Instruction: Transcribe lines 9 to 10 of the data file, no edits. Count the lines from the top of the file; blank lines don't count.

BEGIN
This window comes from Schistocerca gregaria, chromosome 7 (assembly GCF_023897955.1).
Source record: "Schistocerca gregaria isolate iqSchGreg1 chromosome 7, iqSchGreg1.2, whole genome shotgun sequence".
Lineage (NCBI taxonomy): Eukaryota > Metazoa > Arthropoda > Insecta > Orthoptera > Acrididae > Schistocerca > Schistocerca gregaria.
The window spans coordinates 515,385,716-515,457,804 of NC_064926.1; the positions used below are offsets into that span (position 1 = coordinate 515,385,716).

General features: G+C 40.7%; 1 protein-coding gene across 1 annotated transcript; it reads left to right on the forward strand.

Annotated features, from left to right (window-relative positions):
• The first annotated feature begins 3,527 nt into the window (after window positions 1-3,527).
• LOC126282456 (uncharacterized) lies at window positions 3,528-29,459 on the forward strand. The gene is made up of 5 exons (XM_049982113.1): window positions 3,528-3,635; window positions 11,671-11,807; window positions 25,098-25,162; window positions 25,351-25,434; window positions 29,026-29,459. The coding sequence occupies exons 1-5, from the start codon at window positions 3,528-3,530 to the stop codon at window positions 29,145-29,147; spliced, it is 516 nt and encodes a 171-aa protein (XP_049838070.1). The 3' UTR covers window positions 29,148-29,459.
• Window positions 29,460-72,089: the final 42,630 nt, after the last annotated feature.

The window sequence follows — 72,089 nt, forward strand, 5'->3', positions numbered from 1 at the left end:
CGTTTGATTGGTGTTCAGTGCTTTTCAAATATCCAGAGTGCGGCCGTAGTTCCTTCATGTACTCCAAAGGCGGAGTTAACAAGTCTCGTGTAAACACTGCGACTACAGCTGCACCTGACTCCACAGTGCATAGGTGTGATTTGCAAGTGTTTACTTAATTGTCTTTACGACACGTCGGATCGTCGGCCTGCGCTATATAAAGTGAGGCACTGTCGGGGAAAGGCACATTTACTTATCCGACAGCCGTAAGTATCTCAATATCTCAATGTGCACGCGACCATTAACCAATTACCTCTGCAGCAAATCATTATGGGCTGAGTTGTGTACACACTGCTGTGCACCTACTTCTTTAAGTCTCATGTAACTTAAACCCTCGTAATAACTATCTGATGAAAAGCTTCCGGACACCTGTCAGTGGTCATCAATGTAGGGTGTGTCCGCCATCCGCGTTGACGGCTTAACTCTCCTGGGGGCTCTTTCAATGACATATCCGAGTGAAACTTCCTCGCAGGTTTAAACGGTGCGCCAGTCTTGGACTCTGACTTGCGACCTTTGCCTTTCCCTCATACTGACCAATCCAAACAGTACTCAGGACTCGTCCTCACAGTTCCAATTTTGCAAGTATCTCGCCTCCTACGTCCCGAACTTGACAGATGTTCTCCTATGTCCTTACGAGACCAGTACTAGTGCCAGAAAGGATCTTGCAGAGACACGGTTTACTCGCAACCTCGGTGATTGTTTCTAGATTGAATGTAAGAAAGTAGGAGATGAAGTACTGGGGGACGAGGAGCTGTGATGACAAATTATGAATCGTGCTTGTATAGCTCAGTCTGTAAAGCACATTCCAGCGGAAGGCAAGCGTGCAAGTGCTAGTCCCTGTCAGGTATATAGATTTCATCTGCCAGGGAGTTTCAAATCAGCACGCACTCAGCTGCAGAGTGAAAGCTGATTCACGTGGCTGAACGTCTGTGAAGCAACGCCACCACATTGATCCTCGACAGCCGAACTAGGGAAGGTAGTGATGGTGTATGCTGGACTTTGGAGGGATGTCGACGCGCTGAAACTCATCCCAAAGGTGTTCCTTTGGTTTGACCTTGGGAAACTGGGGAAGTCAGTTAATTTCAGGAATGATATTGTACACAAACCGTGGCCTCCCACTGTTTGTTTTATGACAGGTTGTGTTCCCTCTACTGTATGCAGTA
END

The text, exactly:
• Window positions 29,460-72,089: the final 42,630 nt, after the last annotated feature.

The window sequence follows — 72,089 nt, forward strand, 5'->3', positions numbered from 1 at the left end: